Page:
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Please feel free to merge this question with List of All Colours Supported on MSE.

Are there any lists or information on all the colours operable by MathJax via \color{text only}? To wit, what colours are attainable if I don't want to use codes for colours and thus want only those colours determinable via text? For example, BurntOrange doesn't qualify.

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    $\begingroup$ On Henry Ford's website, you could have any color you wanted, as long as it was black. $\endgroup$ – Gerry Myerson Dec 24 '13 at 23:52
  • $\begingroup$ If you don't get an answer here, why not ask the MathJax people? $\endgroup$ – GEdgar Dec 25 '13 at 14:34
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By default, MathJax renders \color{fuchsia}{...} using <span style="color: fuchsia">...</span>, which leaves the meaning up to the browser. It does not internally translate the name fuchsia to a particular color in RGB space or to anything else unambiguous.

The CSS2 standard defines 17 color names that will surely be present in all browsers, and should have the same meaning everywhere. These are:

$$\begin{array}{ll}\color{aqua}{aqua}\\ \color{black}{black}\\ \color{blue}{blue}\\ \color{fuchsia}{fuchsia}\\ \color{gray}{gray}\\ \color{green}{green}\\ \color{lime}{lime}\\ \color{maroon}{maroon}\\ \color{navy}{navy}\\ \color{olive}{olive}\\ \color{orange}{orange}\\ \color{purple}{purple}\\ \color{red}{red}\\ \color{silver}{silver}\\ \color{teal}{teal}\\ \color{white}{white}&(white)\\ \color{yellow}{yellow}\\ \end{array}$$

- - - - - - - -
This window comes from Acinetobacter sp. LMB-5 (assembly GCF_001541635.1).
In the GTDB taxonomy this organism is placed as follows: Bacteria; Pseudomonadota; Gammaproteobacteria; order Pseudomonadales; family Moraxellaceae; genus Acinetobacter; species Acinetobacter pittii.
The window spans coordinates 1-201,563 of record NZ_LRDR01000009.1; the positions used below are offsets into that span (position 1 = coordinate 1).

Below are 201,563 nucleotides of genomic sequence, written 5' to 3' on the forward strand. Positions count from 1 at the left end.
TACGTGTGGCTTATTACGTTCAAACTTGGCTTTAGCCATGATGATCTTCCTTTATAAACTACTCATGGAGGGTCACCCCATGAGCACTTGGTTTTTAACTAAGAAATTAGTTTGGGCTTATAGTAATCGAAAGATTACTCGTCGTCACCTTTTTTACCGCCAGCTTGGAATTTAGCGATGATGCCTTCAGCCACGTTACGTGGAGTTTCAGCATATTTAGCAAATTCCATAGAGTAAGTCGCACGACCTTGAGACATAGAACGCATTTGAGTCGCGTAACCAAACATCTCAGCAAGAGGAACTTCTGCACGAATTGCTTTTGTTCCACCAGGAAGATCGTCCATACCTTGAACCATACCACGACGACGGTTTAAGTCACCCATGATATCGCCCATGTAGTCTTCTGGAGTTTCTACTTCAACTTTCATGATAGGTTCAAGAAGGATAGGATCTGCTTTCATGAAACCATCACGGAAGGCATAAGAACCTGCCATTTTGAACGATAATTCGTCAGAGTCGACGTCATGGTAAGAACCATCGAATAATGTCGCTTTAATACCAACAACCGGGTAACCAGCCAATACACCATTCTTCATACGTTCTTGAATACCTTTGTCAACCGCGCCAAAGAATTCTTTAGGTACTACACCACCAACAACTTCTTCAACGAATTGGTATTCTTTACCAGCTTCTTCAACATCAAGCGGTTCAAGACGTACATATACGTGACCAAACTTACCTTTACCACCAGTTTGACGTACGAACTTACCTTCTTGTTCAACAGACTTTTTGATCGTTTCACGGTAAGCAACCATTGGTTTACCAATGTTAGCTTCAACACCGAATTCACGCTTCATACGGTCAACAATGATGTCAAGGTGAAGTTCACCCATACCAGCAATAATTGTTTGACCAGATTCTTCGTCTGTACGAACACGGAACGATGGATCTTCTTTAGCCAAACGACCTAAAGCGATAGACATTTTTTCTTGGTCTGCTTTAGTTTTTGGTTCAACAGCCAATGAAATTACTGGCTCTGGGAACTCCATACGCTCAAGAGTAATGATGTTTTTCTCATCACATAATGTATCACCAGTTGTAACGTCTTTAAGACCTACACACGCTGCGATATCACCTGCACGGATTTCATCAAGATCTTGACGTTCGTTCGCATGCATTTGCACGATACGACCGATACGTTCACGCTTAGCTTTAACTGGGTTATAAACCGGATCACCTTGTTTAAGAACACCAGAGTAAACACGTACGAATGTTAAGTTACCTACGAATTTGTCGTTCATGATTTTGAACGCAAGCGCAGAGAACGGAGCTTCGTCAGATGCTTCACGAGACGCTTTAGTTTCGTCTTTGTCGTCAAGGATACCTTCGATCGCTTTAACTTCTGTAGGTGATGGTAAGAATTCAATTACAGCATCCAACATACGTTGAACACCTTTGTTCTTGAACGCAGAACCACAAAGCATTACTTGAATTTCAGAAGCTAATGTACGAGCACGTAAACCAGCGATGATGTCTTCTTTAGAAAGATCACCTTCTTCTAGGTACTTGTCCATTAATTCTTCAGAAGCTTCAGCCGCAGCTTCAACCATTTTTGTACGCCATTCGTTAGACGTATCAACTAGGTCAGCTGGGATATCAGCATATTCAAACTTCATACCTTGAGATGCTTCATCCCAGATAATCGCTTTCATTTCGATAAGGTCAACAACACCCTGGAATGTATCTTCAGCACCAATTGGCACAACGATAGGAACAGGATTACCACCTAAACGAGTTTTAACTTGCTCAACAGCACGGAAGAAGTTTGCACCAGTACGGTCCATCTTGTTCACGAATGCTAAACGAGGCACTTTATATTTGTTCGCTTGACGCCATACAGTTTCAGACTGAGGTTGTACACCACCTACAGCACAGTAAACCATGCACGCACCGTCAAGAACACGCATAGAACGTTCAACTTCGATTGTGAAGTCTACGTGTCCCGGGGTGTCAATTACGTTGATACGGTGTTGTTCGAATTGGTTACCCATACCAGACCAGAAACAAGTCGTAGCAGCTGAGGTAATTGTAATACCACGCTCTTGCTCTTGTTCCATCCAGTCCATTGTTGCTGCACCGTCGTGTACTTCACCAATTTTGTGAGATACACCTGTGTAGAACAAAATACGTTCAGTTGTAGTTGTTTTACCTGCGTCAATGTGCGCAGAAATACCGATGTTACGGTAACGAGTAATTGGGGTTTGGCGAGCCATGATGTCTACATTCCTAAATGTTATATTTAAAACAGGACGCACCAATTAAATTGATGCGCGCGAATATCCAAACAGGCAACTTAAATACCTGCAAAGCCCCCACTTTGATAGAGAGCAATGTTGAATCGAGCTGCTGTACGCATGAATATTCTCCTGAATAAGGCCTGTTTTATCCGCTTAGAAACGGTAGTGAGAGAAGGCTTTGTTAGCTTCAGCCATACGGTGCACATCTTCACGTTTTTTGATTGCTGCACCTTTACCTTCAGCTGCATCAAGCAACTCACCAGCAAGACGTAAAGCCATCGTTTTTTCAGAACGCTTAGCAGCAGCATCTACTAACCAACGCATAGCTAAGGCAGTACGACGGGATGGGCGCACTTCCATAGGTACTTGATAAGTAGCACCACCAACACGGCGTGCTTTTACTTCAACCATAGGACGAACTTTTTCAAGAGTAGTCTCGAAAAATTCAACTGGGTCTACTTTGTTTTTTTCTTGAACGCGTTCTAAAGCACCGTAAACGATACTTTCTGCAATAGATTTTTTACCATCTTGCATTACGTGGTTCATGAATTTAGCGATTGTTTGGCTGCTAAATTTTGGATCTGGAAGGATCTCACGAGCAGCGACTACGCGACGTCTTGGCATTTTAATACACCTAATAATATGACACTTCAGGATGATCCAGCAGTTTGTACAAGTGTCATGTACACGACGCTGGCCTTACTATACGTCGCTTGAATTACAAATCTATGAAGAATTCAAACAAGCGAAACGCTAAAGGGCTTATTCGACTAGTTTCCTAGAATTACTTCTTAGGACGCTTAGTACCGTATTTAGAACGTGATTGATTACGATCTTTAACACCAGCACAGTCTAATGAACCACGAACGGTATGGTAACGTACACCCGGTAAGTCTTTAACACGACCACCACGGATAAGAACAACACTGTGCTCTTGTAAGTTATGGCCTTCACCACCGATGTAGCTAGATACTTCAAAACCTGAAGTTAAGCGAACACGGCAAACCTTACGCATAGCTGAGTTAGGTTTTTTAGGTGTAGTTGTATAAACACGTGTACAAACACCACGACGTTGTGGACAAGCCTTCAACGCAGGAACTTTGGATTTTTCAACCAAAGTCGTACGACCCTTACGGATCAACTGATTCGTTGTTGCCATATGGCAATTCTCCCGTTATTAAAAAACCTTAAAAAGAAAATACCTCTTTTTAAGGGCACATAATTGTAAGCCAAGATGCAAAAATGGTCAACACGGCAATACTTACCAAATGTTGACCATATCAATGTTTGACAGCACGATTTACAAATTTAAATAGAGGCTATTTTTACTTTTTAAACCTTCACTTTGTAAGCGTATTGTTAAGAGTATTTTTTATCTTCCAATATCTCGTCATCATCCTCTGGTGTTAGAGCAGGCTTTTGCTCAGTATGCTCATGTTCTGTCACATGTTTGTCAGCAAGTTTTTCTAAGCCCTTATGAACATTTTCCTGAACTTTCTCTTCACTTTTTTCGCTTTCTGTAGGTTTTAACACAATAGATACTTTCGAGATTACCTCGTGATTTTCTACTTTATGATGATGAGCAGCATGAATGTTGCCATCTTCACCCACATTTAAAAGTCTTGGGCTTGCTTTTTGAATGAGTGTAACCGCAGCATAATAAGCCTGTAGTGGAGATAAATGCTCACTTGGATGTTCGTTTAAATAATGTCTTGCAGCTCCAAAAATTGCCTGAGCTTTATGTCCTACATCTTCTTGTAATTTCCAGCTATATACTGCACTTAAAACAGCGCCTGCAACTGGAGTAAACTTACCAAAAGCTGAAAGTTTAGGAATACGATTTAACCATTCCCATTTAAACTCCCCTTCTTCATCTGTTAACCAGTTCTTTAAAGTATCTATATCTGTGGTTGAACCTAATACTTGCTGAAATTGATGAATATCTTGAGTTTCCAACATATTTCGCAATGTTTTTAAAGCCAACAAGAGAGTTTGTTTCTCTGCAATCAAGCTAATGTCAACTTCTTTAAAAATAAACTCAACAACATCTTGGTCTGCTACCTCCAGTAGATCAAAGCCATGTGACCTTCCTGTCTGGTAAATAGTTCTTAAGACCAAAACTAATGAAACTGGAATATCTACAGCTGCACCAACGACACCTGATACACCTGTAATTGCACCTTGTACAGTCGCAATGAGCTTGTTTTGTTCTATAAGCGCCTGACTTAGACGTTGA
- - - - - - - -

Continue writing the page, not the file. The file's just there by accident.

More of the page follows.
The standard does tie these 17 colors to specific points in a particular RGB color space.

The HTML4 standard defines the same 17, except that it omits orange.

CSS3 defines a longer list of 140 color names. Browsers that support this standard should agree on the meaning of the names in this longer list. HTML5 imports this list by reference, so browsers that support HTML5 should also understand the names in the longer list.

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  • $\begingroup$ Thank you deeply. I am especially grateful for your colours which must've consumed some time. $\endgroup$ – Greek - Area 51 Proposal Jan 3 '14 at 7:22
  • $\begingroup$ You are welcome. The time-consuming part was the research. Generating the table of colors was done by a four-line computer program. $\endgroup$ – MJD Jan 15 '14 at 19:11
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The straight forward way is to look into the source code of the color extension where you'll find

colors: {
    Apricot:        "#FBB982",
    Aquamarine:     "#00B5BE",
    Bittersweet:    "#C04F17",
    Black:          "#221E1F",
    Blue:           "#2D2F92",
    BlueGreen:      "#00B3B8",
    BlueViolet:     "#473992",
    BrickRed:       "#B6321C",
    Brown:          "#792500",
    BurntOrange:    "#F7921D",
    CadetBlue:      "#74729A",
    CarnationPink:  "#F282B4",
    Cerulean:       "#00A2E3",
    CornflowerBlue: "#41B0E4",
    Cyan:           "#00AEEF",
    Dandelion:      "#FDBC42",
    DarkOrchid:     "#A4538A",
    Emerald:        "#00A99D",
    ForestGreen:    "#009B55",